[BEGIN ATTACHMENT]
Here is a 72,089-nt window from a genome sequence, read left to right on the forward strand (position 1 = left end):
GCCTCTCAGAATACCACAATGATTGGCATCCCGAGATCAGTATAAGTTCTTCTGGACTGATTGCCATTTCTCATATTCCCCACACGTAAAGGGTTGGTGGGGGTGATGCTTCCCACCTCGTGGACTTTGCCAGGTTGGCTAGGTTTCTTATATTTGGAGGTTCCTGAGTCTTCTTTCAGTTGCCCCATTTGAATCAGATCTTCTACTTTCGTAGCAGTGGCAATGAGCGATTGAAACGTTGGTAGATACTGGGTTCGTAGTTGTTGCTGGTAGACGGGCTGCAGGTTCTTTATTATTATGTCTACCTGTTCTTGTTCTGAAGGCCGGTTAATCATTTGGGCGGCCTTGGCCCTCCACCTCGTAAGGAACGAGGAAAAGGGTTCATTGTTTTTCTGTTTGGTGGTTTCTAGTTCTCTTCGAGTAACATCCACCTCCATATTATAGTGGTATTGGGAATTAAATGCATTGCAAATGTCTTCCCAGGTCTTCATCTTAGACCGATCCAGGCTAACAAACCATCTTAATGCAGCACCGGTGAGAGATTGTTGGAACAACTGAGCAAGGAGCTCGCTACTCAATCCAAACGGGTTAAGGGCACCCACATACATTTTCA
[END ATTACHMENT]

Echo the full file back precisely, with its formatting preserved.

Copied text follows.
Here is a 72,089-nt window from a genome sequence, read left to right on the forward strand (position 1 = left end):
GCCTCTCAGAATACCACAATGATTGGCATCCCGAGATCAGTATAAGTTCTTCTGGACTGATTGCCATTTCTCATATTCCCCACACGTAAAGGGTTGGTGGGGGTGATGCTTCCCACCTCGTGGACTTTGCCAGGTTGGCTAGGTTTCTTATATTTGGAGGTTCCTGAGTCTTCTTTCAGTTGCCCCATTTGAATCAGATCTTCTACTTTCGTAGCAGTGGCAATGAGCGATTGAAACGTTGGTAGATACTGGGTTCGTAGTTGTTGCTGGTAGACGGGCTGCAGGTTCTTTATTATTATGTCTACCTGTTCTTGTTCTGAAGGCCGGTTAATCATTTGGGCGGCCTTGGCCCTCCACCTCGTAAGGAACGAGGAAAAGGGTTCATTGTTTTTCTGTTTGGTGGTTTCTAGTTCTCTTCGAGTAACATCCACCTCCATATTATAGTGGTATTGGGAATTAAATGCATTGCAAATGTCTTCCCAGGTCTTCATCTTAGACCGATCCAGGCTAACAAACCATCTTAATGCAGCACCGGTGAGAGATTGTTGGAACAACTGAGCAAGGAGCTCGCTACTCAATCCAAACGGGTTAAGGGCACCCACATACATTTTCA